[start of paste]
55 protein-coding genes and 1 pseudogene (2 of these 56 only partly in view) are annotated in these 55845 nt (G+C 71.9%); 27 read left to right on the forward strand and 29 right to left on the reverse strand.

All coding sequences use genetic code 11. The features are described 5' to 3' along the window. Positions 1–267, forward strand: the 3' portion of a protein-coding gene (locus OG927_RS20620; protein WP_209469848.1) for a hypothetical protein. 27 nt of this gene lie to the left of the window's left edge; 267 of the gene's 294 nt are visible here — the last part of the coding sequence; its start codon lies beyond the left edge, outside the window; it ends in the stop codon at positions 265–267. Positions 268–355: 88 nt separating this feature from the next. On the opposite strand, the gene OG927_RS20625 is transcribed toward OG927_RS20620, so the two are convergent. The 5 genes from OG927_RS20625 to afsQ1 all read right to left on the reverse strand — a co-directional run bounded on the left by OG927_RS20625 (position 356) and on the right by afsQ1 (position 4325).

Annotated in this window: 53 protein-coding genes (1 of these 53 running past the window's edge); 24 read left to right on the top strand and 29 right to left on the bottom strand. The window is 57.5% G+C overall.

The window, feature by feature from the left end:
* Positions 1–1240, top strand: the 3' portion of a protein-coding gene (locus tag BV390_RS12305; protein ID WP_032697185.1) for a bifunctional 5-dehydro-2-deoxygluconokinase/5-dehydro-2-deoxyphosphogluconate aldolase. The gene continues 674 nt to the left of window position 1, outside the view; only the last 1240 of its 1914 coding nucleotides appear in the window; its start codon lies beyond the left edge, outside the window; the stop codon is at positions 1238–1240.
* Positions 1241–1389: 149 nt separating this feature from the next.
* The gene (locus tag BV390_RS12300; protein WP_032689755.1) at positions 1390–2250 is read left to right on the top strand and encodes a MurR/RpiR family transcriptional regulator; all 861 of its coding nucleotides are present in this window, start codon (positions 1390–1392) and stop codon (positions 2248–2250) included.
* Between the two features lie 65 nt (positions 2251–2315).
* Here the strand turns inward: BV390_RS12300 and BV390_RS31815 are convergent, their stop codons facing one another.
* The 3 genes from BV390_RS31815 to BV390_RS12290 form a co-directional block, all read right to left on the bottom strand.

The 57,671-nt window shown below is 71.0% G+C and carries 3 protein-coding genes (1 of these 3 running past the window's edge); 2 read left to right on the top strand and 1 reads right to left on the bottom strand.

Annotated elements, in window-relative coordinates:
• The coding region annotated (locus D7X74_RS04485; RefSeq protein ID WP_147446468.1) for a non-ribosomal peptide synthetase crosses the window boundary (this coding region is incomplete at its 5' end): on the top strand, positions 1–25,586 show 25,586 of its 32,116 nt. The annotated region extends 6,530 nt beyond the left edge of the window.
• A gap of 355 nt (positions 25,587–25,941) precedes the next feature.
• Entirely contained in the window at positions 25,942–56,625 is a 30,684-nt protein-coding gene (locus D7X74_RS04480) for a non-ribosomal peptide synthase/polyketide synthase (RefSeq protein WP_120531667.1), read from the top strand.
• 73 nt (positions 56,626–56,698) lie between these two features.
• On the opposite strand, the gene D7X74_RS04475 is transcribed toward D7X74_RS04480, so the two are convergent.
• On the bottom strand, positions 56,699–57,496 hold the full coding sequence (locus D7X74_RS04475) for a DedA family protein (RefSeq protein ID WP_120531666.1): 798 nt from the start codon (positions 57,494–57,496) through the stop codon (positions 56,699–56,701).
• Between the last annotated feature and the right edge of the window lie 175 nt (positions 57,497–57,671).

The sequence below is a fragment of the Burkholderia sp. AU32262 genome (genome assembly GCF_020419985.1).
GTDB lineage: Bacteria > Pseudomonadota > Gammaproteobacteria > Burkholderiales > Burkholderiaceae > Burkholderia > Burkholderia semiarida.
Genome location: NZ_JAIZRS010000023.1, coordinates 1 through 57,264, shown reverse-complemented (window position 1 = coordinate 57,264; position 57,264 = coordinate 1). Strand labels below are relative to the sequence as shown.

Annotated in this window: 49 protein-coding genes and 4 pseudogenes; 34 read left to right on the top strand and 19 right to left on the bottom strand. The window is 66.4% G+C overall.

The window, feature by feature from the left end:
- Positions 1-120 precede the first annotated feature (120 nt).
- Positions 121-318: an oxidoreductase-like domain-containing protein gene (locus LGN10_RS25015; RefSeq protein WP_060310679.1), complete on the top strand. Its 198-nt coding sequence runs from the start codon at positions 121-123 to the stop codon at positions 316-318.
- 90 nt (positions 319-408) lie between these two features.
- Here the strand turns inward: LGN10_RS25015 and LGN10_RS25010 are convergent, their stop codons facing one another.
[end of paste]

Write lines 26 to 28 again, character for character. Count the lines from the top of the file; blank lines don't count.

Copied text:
- Positions 121-318: an oxidoreductase-like domain-containing protein gene (locus LGN10_RS25015; RefSeq protein WP_060310679.1), complete on the top strand. Its 198-nt coding sequence runs from the start codon at positions 121-123 to the stop codon at positions 316-318.
- 90 nt (positions 319-408) lie between these two features.
- Here the strand turns inward: LGN10_RS25015 and LGN10_RS25010 are convergent, their stop codons facing one another.